Fresh from a high-profile missed cut in Abu Dhabi, Tiger Woods could hardly have selected a more homely course for his return to PGA Tour action as he tees it up at his beloved Torrey Pines for the Farmers Insurance Open.
Woods has seven wins at the coastal San Diego course, including his famous US Open victory in 2008 when he beat Rocco Mediate in a play-off despite suffering with his knee injury.
The world number two has only played at Torrey Pines once since that 2008 US Open win, but he still holds the place in huge regard as one of his favourite courses.
And now with his injuries and scandals seemingly behind him, and plenty of time to work on his new swing he will have no excuses playing at a place he loves this week.
"I feel comfortable here, there is no doubt," said Woods. "There are few courses that are like that where I've had my share of success where either I've won or been in contention to win.
"Firestone, Augusta, I just feel comfortable on those venues. My record over those three courses has been pretty good."
Woods has dominated events at Torrey Pines, but he was surprised by the dry condition the South Course was in when he caught his first glimpse of the seaside track.
"Obviously, they haven't had a lot of rain here. The fairways are quick, the greens are a little bit firm.
"For this time of the year, it's drier than we normally play it, so it will be a wonderful test. We get this every now and again with the Santa Ana winds blowing. It's a little dry, but normally it's not like this."
Woods will never forget his 14th and last major title at Torrey Pines, playing his 19-hole play-off with Mediate basically on one leg as his knee required surgery after that tournament.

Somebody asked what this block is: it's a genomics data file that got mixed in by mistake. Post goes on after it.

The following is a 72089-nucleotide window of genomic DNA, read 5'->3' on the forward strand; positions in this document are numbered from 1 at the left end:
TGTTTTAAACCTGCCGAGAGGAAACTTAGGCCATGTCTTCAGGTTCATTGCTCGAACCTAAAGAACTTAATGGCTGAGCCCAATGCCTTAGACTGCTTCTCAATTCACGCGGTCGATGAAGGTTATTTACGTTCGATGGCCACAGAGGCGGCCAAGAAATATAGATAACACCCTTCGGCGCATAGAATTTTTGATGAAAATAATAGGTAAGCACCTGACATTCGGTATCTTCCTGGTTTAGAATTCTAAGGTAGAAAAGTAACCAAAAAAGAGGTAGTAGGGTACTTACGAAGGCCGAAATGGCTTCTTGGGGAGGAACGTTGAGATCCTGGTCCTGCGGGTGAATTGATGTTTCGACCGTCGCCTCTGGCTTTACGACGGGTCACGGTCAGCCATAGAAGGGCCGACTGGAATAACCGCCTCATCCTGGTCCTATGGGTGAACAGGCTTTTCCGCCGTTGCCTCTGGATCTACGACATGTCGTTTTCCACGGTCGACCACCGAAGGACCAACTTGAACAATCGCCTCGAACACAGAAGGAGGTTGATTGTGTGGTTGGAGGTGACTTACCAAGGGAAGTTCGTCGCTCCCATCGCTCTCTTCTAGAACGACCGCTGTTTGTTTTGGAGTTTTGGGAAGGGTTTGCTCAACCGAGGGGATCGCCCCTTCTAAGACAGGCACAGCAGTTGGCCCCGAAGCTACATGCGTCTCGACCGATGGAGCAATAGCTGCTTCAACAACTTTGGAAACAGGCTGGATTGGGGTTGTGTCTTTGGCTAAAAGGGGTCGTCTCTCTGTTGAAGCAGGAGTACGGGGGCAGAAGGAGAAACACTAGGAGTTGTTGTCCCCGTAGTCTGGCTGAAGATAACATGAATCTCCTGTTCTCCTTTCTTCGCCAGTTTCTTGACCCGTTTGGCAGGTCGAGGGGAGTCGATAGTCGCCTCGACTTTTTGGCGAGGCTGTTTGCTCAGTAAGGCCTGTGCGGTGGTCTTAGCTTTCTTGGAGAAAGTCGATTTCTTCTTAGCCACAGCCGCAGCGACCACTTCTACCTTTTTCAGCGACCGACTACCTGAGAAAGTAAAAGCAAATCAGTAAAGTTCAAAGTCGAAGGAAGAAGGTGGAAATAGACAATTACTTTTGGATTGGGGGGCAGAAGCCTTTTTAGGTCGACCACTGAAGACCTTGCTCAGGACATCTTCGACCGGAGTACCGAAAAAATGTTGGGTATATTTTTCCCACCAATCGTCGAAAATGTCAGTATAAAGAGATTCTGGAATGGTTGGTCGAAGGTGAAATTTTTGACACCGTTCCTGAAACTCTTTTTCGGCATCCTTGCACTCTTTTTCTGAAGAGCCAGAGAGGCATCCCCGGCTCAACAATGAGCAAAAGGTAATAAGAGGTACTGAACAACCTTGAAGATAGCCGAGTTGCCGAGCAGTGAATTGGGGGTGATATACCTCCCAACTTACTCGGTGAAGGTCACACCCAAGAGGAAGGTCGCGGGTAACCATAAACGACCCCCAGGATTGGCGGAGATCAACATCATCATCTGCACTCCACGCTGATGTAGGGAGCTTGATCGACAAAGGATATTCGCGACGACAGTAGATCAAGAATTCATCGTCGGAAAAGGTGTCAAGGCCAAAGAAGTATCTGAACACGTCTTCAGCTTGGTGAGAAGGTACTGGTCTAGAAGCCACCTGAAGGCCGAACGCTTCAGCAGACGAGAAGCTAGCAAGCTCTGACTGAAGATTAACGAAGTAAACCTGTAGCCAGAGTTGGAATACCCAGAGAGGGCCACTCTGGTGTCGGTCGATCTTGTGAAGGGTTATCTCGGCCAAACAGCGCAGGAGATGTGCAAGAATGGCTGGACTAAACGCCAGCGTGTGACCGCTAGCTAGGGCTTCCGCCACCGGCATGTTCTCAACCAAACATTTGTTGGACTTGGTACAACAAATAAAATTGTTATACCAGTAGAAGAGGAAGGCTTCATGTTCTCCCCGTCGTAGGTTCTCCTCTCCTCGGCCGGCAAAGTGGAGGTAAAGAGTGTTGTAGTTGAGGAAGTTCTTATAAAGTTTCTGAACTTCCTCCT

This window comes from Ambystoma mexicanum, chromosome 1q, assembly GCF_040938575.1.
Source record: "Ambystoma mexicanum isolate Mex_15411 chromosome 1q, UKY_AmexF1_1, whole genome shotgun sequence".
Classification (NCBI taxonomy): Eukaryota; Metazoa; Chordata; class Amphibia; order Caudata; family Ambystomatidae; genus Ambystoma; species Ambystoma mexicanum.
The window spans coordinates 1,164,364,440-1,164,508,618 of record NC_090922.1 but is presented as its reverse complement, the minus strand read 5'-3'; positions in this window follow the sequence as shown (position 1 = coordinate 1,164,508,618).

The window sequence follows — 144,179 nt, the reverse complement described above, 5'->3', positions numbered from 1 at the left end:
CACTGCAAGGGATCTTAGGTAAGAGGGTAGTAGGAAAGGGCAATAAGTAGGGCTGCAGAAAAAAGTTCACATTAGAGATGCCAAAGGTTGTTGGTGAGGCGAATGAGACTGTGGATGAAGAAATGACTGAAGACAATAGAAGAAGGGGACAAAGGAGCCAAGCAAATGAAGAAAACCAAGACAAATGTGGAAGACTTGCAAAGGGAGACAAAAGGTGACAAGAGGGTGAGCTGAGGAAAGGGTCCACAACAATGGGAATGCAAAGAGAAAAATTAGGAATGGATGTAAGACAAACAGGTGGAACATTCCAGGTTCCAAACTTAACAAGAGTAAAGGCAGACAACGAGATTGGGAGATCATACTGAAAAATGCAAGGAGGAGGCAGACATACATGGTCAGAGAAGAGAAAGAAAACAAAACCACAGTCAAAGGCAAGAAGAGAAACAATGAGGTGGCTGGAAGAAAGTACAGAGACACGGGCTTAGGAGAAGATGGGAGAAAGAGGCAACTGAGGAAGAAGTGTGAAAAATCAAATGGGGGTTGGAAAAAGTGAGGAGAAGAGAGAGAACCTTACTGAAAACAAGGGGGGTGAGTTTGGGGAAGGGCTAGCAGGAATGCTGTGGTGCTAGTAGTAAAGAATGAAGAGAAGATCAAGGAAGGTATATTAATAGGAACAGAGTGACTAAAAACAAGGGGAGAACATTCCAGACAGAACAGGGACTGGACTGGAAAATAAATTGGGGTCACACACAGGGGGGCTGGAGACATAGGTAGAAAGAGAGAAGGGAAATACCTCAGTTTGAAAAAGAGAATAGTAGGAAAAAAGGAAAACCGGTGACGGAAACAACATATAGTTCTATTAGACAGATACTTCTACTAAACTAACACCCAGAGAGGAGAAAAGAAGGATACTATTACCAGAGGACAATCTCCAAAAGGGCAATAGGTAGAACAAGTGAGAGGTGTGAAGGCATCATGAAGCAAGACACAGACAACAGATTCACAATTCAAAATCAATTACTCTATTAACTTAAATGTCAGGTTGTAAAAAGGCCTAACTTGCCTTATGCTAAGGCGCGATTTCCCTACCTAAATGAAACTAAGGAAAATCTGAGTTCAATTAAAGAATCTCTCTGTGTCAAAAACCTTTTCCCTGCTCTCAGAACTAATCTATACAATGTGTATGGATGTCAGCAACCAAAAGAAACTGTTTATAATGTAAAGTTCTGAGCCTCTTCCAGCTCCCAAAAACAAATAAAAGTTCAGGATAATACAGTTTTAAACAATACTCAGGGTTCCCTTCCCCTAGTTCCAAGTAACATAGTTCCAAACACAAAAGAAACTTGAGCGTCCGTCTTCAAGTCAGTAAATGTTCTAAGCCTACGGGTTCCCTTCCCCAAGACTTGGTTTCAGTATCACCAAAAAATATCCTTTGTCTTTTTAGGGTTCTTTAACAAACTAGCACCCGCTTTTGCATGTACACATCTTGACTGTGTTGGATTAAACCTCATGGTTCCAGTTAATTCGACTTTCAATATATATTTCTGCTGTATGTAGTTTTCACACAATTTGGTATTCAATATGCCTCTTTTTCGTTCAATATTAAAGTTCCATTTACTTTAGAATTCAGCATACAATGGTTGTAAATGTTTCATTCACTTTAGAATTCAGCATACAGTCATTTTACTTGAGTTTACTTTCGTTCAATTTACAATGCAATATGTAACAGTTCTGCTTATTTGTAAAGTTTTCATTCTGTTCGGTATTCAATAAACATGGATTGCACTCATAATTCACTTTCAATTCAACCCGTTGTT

"I remember several things," he said. "Number one that comes to my mind every time I look at it or see highlights of it is just the pure pain that I was in. I don't ever want to experience that again. That was a very, very difficult week. I really don't know how I quite got through it.
"Then on the Saturday afternoon was a pretty cool little back nine stretch where I had a little bit of a run. And the putt on 18 to get into it was certainly a putt I'll never, ever forget."
Woods says his game is in better shape now having spent time on his short game at the back end of the year, but he believes it is now harder than ever to win with so many good players around capable of winning.
"I'd say it's deeper, yes. There is no doubt. Each generation, it gets a little more difficult," Woods said. "The spread between the leader and the cut is no longer 13 shots, 12, 13 shots. Sometimes it's as few as eight, so you've got 70 plus guys within 8 shots of the lead going into the weekend.
"That's a big jump. That's certainly been probably the biggest difference is that you have more guys going into a weekend with a chance to win, and they are. They can win from anyplace.
"The gap's gotten smaller in that regard. You have the equipment changes, the balls just don't move as much. The faces are bigger and faster, and consequently, the guys hit the ball straighter."